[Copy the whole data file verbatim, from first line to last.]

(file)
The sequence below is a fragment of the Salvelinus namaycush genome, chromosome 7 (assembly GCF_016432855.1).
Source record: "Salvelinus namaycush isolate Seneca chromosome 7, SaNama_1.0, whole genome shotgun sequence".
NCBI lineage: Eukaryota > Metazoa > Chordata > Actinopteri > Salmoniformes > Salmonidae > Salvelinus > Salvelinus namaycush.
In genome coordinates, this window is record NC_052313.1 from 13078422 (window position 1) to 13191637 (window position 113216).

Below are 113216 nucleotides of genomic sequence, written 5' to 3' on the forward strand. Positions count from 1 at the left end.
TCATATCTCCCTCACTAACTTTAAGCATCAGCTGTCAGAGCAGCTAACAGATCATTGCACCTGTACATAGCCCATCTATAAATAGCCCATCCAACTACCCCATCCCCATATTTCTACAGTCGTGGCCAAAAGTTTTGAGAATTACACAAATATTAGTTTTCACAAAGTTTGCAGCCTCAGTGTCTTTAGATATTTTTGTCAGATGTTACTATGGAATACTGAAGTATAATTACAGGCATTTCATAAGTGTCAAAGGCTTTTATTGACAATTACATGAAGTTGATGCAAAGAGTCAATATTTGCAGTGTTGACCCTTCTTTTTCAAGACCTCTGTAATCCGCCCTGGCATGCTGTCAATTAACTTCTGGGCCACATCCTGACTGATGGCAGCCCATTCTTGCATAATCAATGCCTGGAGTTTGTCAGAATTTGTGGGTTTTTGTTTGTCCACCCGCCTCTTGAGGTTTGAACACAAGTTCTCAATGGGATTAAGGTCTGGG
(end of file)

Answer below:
The sequence below is a fragment of the Salvelinus namaycush genome, chromosome 7 (assembly GCF_016432855.1).
Source record: "Salvelinus namaycush isolate Seneca chromosome 7, SaNama_1.0, whole genome shotgun sequence".
NCBI lineage: Eukaryota > Metazoa > Chordata > Actinopteri > Salmoniformes > Salmonidae > Salvelinus > Salvelinus namaycush.
In genome coordinates, this window is record NC_052313.1 from 13078422 (window position 1) to 13191637 (window position 113216).

Below are 113216 nucleotides of genomic sequence, written 5' to 3' on the forward strand. Positions count from 1 at the left end.
TCATATCTCCCTCACTAACTTTAAGCATCAGCTGTCAGAGCAGCTAACAGATCATTGCACCTGTACATAGCCCATCTATAAATAGCCCATCCAACTACCCCATCCCCATATTTCTACAGTCGTGGCCAAAAGTTTTGAGAATTACACAAATATTAGTTTTCACAAAGTTTGCAGCCTCAGTGTCTTTAGATATTTTTGTCAGATGTTACTATGGAATACTGAAGTATAATTACAGGCATTTCATAAGTGTCAAAGGCTTTTATTGACAATTACATGAAGTTGATGCAAAGAGTCAATATTTGCAGTGTTGACCCTTCTTTTTCAAGACCTCTGTAATCCGCCCTGGCATGCTGTCAATTAACTTCTGGGCCACATCCTGACTGATGGCAGCCCATTCTTGCATAATCAATGCCTGGAGTTTGTCAGAATTTGTGGGTTTTTGTTTGTCCACCCGCCTCTTGAGGTTTGAACACAAGTTCTCAATGGGATTAAGGTCTGGG